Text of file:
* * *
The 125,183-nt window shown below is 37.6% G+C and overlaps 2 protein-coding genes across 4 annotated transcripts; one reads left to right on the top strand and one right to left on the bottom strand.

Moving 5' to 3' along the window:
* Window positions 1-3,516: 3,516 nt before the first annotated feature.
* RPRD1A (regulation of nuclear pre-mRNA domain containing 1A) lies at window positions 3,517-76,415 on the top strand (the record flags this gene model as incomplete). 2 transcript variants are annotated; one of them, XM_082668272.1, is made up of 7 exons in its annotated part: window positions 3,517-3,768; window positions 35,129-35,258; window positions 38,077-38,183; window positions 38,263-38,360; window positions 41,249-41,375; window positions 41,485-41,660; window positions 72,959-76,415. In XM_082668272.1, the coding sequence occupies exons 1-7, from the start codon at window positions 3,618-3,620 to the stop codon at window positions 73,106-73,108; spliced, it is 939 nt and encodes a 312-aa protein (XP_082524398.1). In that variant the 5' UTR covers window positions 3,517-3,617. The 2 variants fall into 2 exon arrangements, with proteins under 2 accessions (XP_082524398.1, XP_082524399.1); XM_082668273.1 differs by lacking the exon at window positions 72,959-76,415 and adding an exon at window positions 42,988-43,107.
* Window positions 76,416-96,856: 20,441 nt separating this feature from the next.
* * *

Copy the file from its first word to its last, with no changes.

The 125,183-nt window shown below is 37.6% G+C and overlaps 2 protein-coding genes across 4 annotated transcripts; one reads left to right on the top strand and one right to left on the bottom strand.

Moving 5' to 3' along the window:
* Window positions 1-3,516: 3,516 nt before the first annotated feature.
* RPRD1A (regulation of nuclear pre-mRNA domain containing 1A) lies at window positions 3,517-76,415 on the top strand (the record flags this gene model as incomplete). 2 transcript variants are annotated; one of them, XM_082668272.1, is made up of 7 exons in its annotated part: window positions 3,517-3,768; window positions 35,129-35,258; window positions 38,077-38,183; window positions 38,263-38,360; window positions 41,249-41,375; window positions 41,485-41,660; window positions 72,959-76,415. In XM_082668272.1, the coding sequence occupies exons 1-7, from the start codon at window positions 3,618-3,620 to the stop codon at window positions 73,106-73,108; spliced, it is 939 nt and encodes a 312-aa protein (XP_082524398.1). In that variant the 5' UTR covers window positions 3,517-3,617. The 2 variants fall into 2 exon arrangements, with proteins under 2 accessions (XP_082524398.1, XP_082524399.1); XM_082668273.1 differs by lacking the exon at window positions 72,959-76,415 and adding an exon at window positions 42,988-43,107.
* Window positions 76,416-96,856: 20,441 nt separating this feature from the next.